What Is Your Time?

I wish all day was the morning time, until it was dinner time and bed time and then it would be morning again. I don’t wish it was morning so that I could drink coffee all day, though that would be a perk! But the am hours are the hours that I am most productive.

Things Sloan is good at in the morning:

  • Writing
  • Reading
  • Working out/running/swimming
  • Opportunity hunting
  • Training clients
  • Writing workouts for said clients
  • Working at work
  • Meditating

So, pretty much everything. My brain power starts at about 5am and gets a little foggy mid morning, I power up with a snack and I do pretty well until about 2:30pm. It’s not to say that I don’t get things done later in the day–I have to, it’s life. But I definitely prefer and produce better work early.

With that said I obviously can’t fit everything in in those hours. So I have started assigning hours. I take each day individually–Lord knows no day is the same–I approach the day with a list of things that absolutely need to get done. And I start filling in time slots:

Wednesday:
630am: Client
7:40am: Client
8:40am: Find coffee shop and write this post
10am: Be on time for work
10-1145am: Emails, client work outs, check in with boss
12-12:45pm: Teach a kick ass class (this is my work out for the day)

So at this point my morning is gone and I’ve yet to have more than 45 minutes to myself. I’m literally at said coffee shop writing this. Feeling like I’m racing against the clock because I have 36 minutes until I have to clock in at work. Then POOF, my morning is gone and I won’t be home with my own time until 7:45pm with a 4am wake up call. So what is a girl to do when mornings are reserved for other people? The time that I’m most productive is literally bought every week.

This is something I’m working on currently. I know that at 8pm I’m not going to want to work on my personal writing, or this website, or stage some beautiful instagram photo. I’m going to want to veg in front of the couch with a jar of peanut butter and turn my brain off.

I think there’s a lot to be said for finding your most productive time, however, I also know that we don’t all live the life of leisure to be able to do what we want when we want. We have to work around our jobs, kids, partners and other life obligations.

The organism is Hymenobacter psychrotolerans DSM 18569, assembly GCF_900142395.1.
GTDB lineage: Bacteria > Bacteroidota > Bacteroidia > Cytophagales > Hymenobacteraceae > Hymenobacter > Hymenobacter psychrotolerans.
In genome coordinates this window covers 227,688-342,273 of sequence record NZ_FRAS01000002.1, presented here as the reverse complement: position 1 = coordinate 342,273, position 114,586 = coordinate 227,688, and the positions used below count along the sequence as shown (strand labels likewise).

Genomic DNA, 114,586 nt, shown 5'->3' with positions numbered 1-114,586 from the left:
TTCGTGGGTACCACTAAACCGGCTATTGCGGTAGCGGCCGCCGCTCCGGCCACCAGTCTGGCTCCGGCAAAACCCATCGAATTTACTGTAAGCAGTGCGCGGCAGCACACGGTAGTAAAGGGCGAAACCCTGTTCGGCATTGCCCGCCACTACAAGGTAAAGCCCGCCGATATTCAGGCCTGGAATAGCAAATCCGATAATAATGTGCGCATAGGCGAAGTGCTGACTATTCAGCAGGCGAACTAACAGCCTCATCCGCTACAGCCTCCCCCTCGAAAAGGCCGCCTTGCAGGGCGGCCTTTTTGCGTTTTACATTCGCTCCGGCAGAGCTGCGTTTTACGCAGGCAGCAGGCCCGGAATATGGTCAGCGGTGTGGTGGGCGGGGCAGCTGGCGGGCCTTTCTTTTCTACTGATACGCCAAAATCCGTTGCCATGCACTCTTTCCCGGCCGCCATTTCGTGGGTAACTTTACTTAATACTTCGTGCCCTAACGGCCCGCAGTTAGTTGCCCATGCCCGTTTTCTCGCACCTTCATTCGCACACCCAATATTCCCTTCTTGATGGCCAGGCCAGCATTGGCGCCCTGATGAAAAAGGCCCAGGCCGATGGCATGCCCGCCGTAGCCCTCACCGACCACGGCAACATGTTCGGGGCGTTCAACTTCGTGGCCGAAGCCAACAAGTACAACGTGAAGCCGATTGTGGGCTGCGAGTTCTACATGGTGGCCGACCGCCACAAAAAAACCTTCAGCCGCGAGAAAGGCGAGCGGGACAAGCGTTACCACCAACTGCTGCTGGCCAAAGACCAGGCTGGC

So, new goals for these coming weeks. I’m going to resist the TV brain mush urge. I’m going to play music and read instead. Or maybe I’ll do the dishes that have been piling up for three days. I’m going use myself as an experiment to shift my productivity hours to the afternoon or evening.

This may take a lot of coffee and will power–I would love any tips you have. Have you done this? How did you succeed? Will I be sad that I’m missing my favorite Netflix original series premier?

thesolesearch

Good morning Chicago

 

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Get Moving!

My mornings have changed. The warm weather. The sun up with the crows. People outside my window shouting at each other at 5:30, ya know, things that just make it easier to get up at 6 am. I like it, I enjoy the mornings alone, with my computer or a book but more recently I’ve been talking the time to walk. More or less coming off a running injury I walk/run but I enjoy both equally and try really hard to get a couple miles in before I hop on my bike and head to school.

I have always stated that morning time is my most productive time. Right now it’s 6:49 am and I have cooked breakfast, made coffee, cleaned the kitchen, read up on a few articles and will head out for a walk as soon as I finish typing this though. Some wouldn’t consider ‘a walk’ productive. But for me it’s my morning meditation, it gives me a head start on my goal of 10,000 steps for the day (though when I walk or run I tend to get closer to 14,000!) I kick my metabolism up right away. I clear my mind and set an intention. Sometimes I listen to a podcast to get ideas to be more productive through out the ENTIRE day–I tend to hit a slump around 3:30 and just want to lounge around after that.